Let me tell you about the new cool. It’s not happening in a cubicle, it doesn’t involve knowledge of the latest social networking trend, and it certainly does not call for a fresh supply of hand sanitizer. While the last couple of generations have been training a virtual workforce, the real rebels of America are learning creative skills.
Let me introduce you to Joseph & Katie Thompson of Joseph Thompson Woodworks:
About twenty minutes off the interstate right smack in the middle of South Carolina, Joseph & Katie are busy working in their workshop making custom furniture out of socially responsible materials, repairing antiques, and building a family business.
When you step inside one of the rooms of their shop, the first thing you notice as a soft-fingered white collar guy like me is the amazing aroma of split wood. Then there’s the dust. Wood dust isn’t like machine shop dust though, it doesn’t feel “dirty”. The floors are covered in wood shavings, which reminded me of the butcher shop around the corner from my childhood home. The orange glow makes everything feel cozy and warm (not to mention it was 80˚ in the middle of February, so that helps). I guess what I’m trying to say is that the place just feels right.
Joseph Thompson grew up in Orangeburg, SC and while attending Clemson University he decided that it’s not his place in the 9-5 world, so he transferred to the Silva Bay Shipyard School on Gabriola Island in British Columbia. There he learned the basics of woodworking, ship building, and furniture making. He got motivated to pursue furniture making and furthered his training at the Center for Furniture Craftsmanship in Rockport, Maine.
Katie Thompson is a College of Charleston alumnus who specialized in non-profit arts before she picked up the table saw. I met her a few years ago while she was writing for TheDigitel and she’s been involved in the Charleston art scene for quite some time. She’s one of the people to follow on Twitter if you want to know what’s going on here.
In a world of high speed cell phone data, 9 month cycles of technology standards, and buzzword wikis, it has become rare to meet people with a desire to create something with their hands. There’s something in a man’s DNA that makes us want to build stuff (maybe it’s there in women too, but I don’t want to speak for them ) The idea that skilled labor in this country is dwindling is a scary one. When you see the quality that people like Joseph and Katie are putting into their work, it makes you sad that we’re settling for disposable press-board garbage from Ikea and passing it off as furniture. It also makes it quite lucrative for today’s skilled craftsmen since they seem to have very little competition in the quality department. I truly believe that the most important things you can bestow on your children to compete in tomorrows world are creativity and the passion to do things ethically.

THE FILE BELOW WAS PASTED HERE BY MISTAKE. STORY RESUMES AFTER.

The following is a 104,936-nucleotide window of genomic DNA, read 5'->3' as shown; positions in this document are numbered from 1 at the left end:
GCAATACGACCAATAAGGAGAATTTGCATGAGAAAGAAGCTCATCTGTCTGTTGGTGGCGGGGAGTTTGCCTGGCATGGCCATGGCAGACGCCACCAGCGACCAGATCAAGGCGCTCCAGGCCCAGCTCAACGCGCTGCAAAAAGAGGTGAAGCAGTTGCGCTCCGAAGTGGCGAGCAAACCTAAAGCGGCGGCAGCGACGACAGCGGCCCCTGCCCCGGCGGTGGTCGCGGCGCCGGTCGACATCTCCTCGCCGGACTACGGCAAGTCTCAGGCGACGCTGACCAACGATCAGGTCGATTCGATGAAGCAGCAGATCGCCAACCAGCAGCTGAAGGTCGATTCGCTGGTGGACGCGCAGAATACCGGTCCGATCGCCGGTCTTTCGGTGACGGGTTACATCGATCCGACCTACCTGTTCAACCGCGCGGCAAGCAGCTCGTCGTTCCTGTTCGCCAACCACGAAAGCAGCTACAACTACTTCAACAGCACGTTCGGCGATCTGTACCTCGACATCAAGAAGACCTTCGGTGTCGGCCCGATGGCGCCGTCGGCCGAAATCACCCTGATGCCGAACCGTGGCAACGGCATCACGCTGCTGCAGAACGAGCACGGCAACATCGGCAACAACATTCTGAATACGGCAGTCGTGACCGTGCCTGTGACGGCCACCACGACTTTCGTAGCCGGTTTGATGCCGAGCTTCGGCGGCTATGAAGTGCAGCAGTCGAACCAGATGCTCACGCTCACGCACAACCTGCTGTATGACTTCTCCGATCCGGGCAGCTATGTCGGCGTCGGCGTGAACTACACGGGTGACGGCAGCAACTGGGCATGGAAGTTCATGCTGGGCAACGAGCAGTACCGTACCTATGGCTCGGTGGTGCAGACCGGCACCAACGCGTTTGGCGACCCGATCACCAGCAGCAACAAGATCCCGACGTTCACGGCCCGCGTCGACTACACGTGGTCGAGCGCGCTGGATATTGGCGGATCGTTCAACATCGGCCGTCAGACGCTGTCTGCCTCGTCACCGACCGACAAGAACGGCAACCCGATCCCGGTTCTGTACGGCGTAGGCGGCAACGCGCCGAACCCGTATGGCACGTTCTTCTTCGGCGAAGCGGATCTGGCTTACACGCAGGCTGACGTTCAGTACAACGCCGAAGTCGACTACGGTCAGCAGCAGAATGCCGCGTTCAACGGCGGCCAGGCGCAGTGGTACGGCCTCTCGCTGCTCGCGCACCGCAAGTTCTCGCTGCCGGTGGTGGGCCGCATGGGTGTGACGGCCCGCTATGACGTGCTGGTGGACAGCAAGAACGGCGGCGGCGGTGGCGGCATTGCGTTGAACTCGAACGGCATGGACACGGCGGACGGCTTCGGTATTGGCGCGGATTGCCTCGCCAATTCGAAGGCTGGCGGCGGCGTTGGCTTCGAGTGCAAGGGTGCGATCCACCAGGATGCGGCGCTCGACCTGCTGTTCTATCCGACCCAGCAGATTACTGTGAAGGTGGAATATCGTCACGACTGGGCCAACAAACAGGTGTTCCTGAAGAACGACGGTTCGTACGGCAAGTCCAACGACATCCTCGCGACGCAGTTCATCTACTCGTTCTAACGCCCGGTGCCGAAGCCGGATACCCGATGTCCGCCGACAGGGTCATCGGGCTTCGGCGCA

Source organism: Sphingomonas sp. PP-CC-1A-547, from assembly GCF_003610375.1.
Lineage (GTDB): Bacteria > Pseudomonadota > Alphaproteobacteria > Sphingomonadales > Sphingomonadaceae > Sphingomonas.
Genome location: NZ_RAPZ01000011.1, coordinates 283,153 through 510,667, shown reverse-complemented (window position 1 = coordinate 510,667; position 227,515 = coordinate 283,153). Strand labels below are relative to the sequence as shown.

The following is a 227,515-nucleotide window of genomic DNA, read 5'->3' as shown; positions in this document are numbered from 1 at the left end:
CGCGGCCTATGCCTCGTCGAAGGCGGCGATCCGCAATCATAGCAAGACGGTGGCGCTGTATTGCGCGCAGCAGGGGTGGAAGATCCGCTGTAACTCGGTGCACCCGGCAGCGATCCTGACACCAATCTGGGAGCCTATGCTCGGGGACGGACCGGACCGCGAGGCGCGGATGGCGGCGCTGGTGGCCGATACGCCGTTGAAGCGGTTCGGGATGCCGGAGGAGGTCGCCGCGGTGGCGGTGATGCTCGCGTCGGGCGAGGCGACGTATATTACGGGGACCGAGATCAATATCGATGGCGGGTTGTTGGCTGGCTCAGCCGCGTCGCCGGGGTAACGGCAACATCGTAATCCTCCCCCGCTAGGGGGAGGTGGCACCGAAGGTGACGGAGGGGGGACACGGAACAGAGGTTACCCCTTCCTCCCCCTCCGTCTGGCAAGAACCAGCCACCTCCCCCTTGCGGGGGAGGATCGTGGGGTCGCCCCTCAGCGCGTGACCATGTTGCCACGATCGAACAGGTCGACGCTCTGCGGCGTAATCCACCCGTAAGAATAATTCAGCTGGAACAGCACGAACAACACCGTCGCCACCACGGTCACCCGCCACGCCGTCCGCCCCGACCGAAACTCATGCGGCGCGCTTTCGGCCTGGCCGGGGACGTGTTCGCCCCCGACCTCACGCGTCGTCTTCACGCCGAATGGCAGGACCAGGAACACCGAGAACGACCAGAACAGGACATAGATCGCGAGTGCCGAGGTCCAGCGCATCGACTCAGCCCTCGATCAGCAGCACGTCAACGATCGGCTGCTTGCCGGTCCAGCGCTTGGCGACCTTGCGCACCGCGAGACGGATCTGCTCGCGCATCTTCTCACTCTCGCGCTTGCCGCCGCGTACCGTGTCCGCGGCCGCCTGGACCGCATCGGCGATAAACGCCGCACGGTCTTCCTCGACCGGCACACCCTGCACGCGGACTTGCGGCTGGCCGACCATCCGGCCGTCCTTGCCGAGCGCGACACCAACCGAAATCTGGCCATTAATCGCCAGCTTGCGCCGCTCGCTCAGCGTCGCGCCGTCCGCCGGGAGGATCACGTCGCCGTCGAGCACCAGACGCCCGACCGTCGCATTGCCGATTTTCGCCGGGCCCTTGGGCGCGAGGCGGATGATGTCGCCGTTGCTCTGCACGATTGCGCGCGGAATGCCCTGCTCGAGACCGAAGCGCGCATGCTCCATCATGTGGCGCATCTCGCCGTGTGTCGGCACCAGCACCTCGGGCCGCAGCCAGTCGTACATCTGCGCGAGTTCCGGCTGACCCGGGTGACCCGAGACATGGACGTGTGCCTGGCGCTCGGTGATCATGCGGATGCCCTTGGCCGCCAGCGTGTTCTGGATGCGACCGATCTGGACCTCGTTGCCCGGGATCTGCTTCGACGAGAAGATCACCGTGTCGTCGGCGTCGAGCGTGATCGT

As a side observation, I think that most people would love to have their dogs with them while they work. That’s one of the things I’ve noticed about the south that differs from the north – a lot more people do bring their dogs to work here. A working dog is a happy dog, and a dog with you at work makes for a happy human.
We talked for a while about creativity and craft, and love and marriage. Katie and Joseph knew right away that they were meant for each other. They didn’t wait to see if things work out, they just knew and jumped right into it. It’s the kind of passion that artists deal in – acting from the heart and trusting your instincts. It also takes a lot of patience to live and work with your spouse, the kind of patience that someone who builds from scratch has to master. Watching them work together is a pleasure, as they seem to flow like water through the tight spaces in their shop and compliment each other’s strengths.
Shooting creative people is my muse. I look for the similarities, I look for the contrasts, and I look for the life of it. Finding the threads that hold us together as a race and exposing the beauty in it, both figuratively and literally, is what drives me in photography. I discovered a while back that it’s people in photographs that excite me, and when they are being real and frozen forever in that moment of life, they obtain a bit of romantic immortality. The Thompsons and I talked about that during my visit. Katie had asked me if I was shooting video yet, and I explained how I currently don’t get as excited for video as I do for still photography. I explained that it’s kind of like the difference between reading a book and watching a movie. The still is open to interpretation. You are free to look at an image and remember the scene the way you felt it, or if you are looking at someone else’s work you can imagine the story behind it and connect it back to yourself. A movie is 100% of what the filmmaker is trying to show you. Visually, sonically, and emotionally. There’s a lot less room for interpretation – you are being handed exactly what they want you to see in the order and pace they want you exposed to it. That’s not to say that there isn’t room for interpretation in movies and it’s not that I don’t love film, I do. It’s just that right now in my life I’m really digging the world of still photography as my creative outlet because of the romance of it.
I also challenged myself not to talk about the technical stuff of this shoot in this post because it seems to be a crutch I like to lean on when writing about my photography. I’m trying to focus on talking about the cerebral part of the craft since the technical stuff isn’t all that important to most people (and it changes all the time anyway). I may do a separate behind the scenes post for some of these shots to talk about the strobe outside of the window with the tri-grip diffuser covering the glass or the gelled speedlights in the back corners… Dammit, here I go talking tech!